Morris, Gomez reportedly are the subject of possible deals for Pirates
March 21, 2014 12:19 AM
Peter Diana/Pittsburgh Post-Gazette
Right-hander Jeanmar Gomez is out of minor league options and his name has come up in trade rumors.
By Bill Brink / Pittsburgh Post-Gazette
BRADENTON, Fla. -- Vin Mazzaro and Bryan Morris were scheduled to relieve Francisco Liriano Thursday in a game against the Baltimore Orioles at McKechnie Field. More than another mundane relief outing in the final weeks of spring training, the appearances represented the main battle for the Pirates bullpen as well as the off-field circumstances that might affect it.
A report in the New York Post Wednesday said the Pirates could be open to trading Morris or long reliever Jeanmar Gomez. That was news to Gomez, who said he doesn't pay attention to media reports.
"I'm not going to try to think about it," Gomez said. "[I'll focus on] my workout and work hard, work in the bullpen."
Morris said the rumors had crossed his radar, but he doesn't pay it any mind.
"We got a lot of guys fighting for spots, so of course it's going to come up," Morris said. "You can't let that change what you're doing here."
Morris and Gomez lack minor league options, meaning the Pirates can't send them to the minor leagues without exposing them to waivers. Mazzaro, 27, and Stolmy Pimentel, 24, also are out of options. All four are right-handed.
The late-inning relievers, closer Jason Grilli and setup man Mark Melancon, return this season, as do Tony Watson and Justin Wilson, two left-handers. Gomez and Pimentel will start the season in the bullpen, leaving one spot remaining for Morris or Mazzaro as well as the possibility that the Pirates trade one.
"I don't think about the spot or what I will do, starter or reliever," Gomez said. "I just try to work hard and try to get all my pitches down in the zone and work it in the strike zone. Be aggressive with the hitter. Don't think too much about it."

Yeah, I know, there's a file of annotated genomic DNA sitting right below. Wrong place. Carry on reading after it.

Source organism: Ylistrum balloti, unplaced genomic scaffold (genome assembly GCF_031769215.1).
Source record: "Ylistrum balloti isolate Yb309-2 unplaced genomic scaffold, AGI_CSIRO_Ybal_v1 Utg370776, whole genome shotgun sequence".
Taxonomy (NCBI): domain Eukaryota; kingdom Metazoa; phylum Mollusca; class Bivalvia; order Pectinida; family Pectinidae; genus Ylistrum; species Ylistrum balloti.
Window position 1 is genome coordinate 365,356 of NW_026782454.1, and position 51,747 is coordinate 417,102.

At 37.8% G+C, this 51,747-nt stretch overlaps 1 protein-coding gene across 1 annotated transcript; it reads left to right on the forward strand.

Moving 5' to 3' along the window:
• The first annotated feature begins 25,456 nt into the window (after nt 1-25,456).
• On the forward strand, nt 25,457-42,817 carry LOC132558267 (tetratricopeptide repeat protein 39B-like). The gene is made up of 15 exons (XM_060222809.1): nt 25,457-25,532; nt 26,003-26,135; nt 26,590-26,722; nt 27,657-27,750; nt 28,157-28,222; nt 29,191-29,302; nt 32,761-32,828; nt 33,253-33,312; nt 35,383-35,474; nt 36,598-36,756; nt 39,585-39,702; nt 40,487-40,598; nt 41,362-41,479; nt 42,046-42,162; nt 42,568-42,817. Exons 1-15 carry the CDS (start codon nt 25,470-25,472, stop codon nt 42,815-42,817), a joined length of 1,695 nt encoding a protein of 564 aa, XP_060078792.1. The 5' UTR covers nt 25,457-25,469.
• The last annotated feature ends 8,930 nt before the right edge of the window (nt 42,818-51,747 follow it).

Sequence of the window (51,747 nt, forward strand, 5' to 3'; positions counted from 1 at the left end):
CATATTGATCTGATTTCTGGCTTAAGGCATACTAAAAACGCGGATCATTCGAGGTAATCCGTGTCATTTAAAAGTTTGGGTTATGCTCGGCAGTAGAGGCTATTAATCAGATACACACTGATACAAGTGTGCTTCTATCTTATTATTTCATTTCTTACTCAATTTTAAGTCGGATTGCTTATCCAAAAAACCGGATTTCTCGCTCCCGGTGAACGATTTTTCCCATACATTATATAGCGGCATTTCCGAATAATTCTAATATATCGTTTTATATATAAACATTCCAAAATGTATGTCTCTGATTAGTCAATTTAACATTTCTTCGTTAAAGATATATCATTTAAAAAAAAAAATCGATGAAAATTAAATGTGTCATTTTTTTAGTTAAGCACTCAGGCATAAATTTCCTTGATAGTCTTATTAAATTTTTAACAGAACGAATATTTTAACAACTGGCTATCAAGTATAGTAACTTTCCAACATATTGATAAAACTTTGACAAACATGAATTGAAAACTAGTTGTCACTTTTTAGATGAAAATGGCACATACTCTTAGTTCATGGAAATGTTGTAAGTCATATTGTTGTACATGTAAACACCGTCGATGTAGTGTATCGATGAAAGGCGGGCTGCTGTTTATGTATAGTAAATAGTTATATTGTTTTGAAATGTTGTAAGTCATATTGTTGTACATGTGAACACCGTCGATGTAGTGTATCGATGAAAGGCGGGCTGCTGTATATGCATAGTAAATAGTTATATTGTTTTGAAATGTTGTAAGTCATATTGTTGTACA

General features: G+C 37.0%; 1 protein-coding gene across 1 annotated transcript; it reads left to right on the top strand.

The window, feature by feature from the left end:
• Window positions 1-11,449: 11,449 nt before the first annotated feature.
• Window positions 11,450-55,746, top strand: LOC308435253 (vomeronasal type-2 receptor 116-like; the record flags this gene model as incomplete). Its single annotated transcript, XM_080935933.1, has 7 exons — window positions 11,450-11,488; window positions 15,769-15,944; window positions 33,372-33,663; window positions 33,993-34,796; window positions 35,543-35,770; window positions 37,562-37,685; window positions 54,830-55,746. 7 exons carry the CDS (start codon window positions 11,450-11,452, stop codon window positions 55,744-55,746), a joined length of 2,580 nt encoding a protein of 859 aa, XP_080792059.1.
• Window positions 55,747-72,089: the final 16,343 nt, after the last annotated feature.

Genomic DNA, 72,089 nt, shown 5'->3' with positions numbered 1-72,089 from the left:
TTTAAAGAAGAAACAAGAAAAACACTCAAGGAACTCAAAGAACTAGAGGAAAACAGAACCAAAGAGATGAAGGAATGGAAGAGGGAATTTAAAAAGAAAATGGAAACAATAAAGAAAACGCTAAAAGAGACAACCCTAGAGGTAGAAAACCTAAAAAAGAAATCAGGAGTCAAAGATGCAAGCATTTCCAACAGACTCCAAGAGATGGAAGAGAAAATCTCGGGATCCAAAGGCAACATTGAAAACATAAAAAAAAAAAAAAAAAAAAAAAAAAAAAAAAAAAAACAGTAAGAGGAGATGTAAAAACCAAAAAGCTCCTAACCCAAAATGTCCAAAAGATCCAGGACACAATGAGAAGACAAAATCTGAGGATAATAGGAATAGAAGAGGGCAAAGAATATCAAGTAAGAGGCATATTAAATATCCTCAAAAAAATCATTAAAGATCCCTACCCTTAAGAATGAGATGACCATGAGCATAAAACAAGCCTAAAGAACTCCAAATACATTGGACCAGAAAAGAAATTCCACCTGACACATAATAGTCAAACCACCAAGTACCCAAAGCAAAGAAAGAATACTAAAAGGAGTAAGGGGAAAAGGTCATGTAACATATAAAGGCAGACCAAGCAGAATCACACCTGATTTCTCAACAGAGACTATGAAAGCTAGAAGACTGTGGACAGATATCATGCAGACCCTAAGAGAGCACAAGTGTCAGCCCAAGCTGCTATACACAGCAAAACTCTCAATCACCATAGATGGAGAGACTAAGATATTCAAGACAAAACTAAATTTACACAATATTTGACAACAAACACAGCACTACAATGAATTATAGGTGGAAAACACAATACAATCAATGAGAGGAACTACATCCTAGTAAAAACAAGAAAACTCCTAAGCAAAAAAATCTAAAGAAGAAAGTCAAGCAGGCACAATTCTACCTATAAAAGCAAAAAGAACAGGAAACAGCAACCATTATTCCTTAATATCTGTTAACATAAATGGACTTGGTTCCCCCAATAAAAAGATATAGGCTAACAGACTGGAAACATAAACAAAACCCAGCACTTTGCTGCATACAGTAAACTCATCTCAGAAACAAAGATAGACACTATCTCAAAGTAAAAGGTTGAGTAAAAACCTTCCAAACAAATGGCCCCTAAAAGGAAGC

Mazzaro will make $950,000 this year after avoiding arbitration in his first year eligible. Gomez and Morris don't have enough service time to reach arbitration eligibility and will make something close to the $500,000 major league minimum.
This surplus is not new.
"We feel like we've got some arms that if we got the right return and we didn't expose ourselves to weaknesses in other situations, that we could do some things with some of our pitching," general manager Neal Huntington said in the first day of the Winter Meetings in December.
At the time, the Pirates were looking for first basemen. They now could be in the market for a backup catcher after Chris Stewart had knee surgery Wednesday that will keep him out until mid-April at the earliest.
Gomez and Pimentel each can serve long relievers. Gomez said he pitched five innings in a minor league game Wednesday and he started eight games in 2013. Pimentel pitched more than one inning in four of his five appearances in 2013, his debut season.
Morris, 26, has been traded before, from the Los Angeles Dodgers to the Pirates in 2008 in a three-team deal that sent Manny Ramirez to Los Angeles. His fastball hits the mid-90s and his slider is hard enough that it almost acts like a cutter. The pure stuff, though, translated only to a 5.1 strikeouts per nine innings in 55 appearances in 2013.
This spring, Morris is working on a two-seam fastball that will sink down and in against right-handed batters. He and the coaching staff started talking about it last season and he spent the offseason honing it.
"It feels good," he said. "I had a couple rough outings early in spring with it. That's just getting in and facing competition with a new pitch. The new release point's a little different with that pitch than with other pitches, so it's just a little timing thing that took me a couple outings to get down."
Morris had allowed five hits and three runs in 61/3 innings this spring entering Thursday. Mazzaro had allowed two runs in seven innings.
Gomez, 26, has been traded before, too, to the Pirates from the Cleveland Indians. He had a 3.35 ERA in 802/3 innings in 2013. He became tougher to hit, allowing fewer than a hit per inning for the first time in his major league career.
Gomez also throws a two-seam fastball and said keeping it low in the zone occupied some of his focus this spring.
"When you have conviction, you can throw hard and you know it's going to be moving," Gomez said.
Bill Brink: firstname.lastname@example.org and on Twitter @BrinkPG.
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